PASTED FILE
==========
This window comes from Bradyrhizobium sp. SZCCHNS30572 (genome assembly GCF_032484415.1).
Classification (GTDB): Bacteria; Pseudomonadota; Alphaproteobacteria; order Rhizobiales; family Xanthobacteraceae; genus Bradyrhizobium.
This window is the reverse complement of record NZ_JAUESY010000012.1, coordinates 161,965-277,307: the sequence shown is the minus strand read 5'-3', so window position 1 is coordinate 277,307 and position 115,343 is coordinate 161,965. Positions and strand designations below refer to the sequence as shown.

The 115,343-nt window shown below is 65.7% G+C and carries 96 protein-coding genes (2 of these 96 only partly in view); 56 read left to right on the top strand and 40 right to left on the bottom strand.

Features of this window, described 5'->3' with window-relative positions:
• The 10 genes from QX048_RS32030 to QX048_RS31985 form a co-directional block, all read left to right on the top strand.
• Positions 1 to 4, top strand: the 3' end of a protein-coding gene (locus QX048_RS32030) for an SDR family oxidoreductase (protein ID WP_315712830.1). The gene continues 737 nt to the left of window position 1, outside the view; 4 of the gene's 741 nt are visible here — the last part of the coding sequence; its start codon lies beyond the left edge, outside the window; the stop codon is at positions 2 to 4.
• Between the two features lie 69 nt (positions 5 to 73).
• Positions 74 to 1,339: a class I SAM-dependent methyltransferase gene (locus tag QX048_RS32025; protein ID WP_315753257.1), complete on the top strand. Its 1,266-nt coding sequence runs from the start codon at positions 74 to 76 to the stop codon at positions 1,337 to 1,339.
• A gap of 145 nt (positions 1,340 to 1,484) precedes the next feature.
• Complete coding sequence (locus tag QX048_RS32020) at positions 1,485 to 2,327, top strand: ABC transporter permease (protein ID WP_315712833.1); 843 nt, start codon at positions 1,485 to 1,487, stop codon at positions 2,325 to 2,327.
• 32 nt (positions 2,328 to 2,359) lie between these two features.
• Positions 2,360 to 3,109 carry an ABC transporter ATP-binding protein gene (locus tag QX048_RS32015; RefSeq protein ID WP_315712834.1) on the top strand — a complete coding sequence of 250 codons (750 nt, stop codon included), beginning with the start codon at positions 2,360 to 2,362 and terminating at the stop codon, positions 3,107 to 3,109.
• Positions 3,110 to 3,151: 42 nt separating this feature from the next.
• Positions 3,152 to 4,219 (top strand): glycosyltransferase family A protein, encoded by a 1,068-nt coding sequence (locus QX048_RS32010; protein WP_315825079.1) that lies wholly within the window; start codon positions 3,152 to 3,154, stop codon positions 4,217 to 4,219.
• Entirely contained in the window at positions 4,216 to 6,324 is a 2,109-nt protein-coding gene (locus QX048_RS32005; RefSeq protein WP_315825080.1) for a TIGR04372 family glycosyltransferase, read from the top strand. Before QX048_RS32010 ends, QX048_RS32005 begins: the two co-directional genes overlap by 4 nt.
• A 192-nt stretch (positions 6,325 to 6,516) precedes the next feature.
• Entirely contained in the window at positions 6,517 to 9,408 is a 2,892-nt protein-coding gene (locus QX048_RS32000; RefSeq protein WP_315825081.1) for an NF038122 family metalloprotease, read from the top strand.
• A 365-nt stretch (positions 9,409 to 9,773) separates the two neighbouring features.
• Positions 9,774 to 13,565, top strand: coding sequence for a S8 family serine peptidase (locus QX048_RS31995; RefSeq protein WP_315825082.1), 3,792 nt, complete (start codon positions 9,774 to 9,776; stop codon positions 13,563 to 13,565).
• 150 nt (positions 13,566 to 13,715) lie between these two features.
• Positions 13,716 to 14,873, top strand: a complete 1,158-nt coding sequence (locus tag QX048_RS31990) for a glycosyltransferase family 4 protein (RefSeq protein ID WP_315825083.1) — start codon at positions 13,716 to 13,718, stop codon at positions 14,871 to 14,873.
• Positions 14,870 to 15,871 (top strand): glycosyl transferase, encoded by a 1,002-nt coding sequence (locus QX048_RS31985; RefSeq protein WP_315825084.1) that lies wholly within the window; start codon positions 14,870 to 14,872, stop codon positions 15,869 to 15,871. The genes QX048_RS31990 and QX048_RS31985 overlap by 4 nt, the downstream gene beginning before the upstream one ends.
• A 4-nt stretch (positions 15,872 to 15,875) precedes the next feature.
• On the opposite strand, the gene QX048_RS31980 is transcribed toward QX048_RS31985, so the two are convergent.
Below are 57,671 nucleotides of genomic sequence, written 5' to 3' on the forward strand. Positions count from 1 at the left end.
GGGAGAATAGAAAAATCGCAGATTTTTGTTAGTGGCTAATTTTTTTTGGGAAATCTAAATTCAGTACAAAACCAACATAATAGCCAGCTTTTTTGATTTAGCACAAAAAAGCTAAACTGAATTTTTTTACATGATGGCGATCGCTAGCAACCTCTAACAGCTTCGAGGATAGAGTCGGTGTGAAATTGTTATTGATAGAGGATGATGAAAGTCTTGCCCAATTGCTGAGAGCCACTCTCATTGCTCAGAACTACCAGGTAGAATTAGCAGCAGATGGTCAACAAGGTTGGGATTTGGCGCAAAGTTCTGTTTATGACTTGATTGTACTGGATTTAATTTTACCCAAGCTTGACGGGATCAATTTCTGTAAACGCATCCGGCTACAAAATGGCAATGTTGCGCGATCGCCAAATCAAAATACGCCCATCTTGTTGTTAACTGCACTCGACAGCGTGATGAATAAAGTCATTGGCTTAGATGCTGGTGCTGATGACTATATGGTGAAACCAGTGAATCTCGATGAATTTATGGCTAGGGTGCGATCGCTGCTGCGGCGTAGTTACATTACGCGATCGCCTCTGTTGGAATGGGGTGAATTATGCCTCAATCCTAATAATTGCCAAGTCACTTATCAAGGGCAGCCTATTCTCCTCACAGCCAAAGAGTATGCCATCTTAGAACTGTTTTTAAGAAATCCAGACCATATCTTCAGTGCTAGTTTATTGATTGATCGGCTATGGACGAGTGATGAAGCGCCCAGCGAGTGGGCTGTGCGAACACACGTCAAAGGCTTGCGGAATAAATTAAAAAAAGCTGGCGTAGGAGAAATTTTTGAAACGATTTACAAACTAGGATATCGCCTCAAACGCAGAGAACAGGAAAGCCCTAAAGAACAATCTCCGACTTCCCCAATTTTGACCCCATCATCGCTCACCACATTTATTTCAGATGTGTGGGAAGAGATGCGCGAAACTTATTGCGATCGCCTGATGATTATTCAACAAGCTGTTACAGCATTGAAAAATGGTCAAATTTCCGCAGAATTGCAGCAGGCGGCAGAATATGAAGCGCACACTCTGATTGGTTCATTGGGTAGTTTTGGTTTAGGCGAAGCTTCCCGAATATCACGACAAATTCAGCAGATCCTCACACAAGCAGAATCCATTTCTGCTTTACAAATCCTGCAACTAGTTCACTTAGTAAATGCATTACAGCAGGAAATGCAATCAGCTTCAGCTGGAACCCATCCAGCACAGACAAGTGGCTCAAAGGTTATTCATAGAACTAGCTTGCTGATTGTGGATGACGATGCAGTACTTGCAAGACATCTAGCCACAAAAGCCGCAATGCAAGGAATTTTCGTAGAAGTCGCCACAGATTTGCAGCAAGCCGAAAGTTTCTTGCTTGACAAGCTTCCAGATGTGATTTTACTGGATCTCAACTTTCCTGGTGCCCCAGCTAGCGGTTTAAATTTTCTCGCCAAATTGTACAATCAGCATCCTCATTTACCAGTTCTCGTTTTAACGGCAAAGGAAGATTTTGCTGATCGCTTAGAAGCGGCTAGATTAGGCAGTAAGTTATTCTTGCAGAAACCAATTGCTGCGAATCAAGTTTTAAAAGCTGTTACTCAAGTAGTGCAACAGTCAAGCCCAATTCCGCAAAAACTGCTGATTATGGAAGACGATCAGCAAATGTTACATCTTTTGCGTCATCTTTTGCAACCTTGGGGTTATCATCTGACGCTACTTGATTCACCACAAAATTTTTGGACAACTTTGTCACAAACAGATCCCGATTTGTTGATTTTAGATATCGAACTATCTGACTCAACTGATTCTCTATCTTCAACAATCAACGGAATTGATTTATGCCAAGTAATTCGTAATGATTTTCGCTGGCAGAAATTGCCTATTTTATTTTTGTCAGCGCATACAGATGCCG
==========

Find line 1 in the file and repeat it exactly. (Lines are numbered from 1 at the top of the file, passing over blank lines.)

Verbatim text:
This window comes from Bradyrhizobium sp. SZCCHNS30572 (genome assembly GCF_032484415.1).